I cram it with thesauruses, new ones from stores,
old ones from markets, pocket-sized dictionaries,
LPs, CDs, whatever keeps words close to my skin.
And jasmine from the trellis outside my parents’ house;
the place where red dust on the veranda flies in from Libya;
the place where I say, No, what he meant was …
No, what she was trying to say was …
And if it is lacey, I tuck breezes into the left cup,
sand in the right—a holiday in my sternum;
ripples that lead to my cleavage—an island
clothed in the almond flowers of spring.
And keys; keys to my locker at the gym;
keys for offices I use now and again;
keys to the homes of friends
who ask questions of life and hope
their plants will reply.
And coins; gorgeous, green, hexagonal threepenny bits,
abandoned when twenty shillings no longer made a pound;
coins engraved with Republic, United, and Great;
quarters for laundry and phone calls to people
who have gone to Apocalypse Now.
And scraps of satin I salvaged from an antique nightgown.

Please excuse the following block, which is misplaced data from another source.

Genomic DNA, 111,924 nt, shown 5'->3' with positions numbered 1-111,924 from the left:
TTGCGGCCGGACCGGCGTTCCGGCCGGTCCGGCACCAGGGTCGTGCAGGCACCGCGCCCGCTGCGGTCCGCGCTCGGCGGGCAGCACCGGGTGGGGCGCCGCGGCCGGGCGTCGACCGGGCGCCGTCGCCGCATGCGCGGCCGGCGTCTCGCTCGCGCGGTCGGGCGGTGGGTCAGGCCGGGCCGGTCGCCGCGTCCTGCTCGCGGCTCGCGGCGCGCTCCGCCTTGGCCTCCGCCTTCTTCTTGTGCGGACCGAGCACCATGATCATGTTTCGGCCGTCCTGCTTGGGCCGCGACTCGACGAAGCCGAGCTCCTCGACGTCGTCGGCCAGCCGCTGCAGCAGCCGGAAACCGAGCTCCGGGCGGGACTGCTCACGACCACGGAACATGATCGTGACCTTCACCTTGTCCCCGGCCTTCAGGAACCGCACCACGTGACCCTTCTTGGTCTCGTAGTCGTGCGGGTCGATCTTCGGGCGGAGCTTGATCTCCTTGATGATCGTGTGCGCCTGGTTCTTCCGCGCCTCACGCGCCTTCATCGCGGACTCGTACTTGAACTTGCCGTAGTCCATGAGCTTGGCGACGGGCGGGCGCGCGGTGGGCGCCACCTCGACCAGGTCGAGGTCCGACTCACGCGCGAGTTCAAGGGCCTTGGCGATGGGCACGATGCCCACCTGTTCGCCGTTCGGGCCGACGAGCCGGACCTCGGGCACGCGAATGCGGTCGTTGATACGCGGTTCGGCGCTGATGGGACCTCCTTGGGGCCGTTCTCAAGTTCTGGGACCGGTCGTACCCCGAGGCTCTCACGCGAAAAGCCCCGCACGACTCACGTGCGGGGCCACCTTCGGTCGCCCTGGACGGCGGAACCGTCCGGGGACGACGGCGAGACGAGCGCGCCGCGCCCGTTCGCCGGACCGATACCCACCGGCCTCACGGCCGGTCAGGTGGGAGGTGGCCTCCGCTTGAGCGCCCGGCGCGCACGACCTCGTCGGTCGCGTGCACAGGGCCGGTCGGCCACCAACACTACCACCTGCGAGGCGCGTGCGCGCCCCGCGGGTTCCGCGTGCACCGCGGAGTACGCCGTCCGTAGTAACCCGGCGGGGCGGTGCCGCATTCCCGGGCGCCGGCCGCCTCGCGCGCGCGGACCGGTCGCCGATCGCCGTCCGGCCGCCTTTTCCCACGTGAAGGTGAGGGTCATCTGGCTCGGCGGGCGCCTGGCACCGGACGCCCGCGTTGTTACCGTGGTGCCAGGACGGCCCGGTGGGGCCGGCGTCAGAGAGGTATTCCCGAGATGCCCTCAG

And the backs to earrings that fall in the street.
And the earrings themselves—
intricate pairs; identical, in love
but no one accuses them of narcissism.
And ice cream that melts a trail to the underwire.
And a tongue to lick it up.
And breasts that belong to another woman.
And a beard.
And, of course, my breasts.
And consider the lilies.
And stones from New Orleans,
the Baths of Aphrodite, Aphrodite’s birthplace,
Aphrodite’s Rock, and Hampstead Heath.
And Russian dolls that grow
smaller and inside each is a love I cannot hear
when I hold their open bodies to my ear.
And a poem fragment that says:
To understand me you have to swallow
And another that says:
Most of what matters in my life happens
in my absence.
And: Excuse me
while I kiss the sky.
And if my bra is made of silk, I can’t tell
the difference between a firefly and a star;
and I crawl to steady myself
beneath the enormousness of the sky, where I fly
with Icarus—together, we don’t die.
And lastly, receipts for the sound of blue
receipts for my sofa, my camera,
my bed; for lovers I forgot to return;
for books I haven’t yet read;
especially, this receipt for a new alarm clock
set to National Public Radio.
And the news that wakes me up.
- Elena Georgiou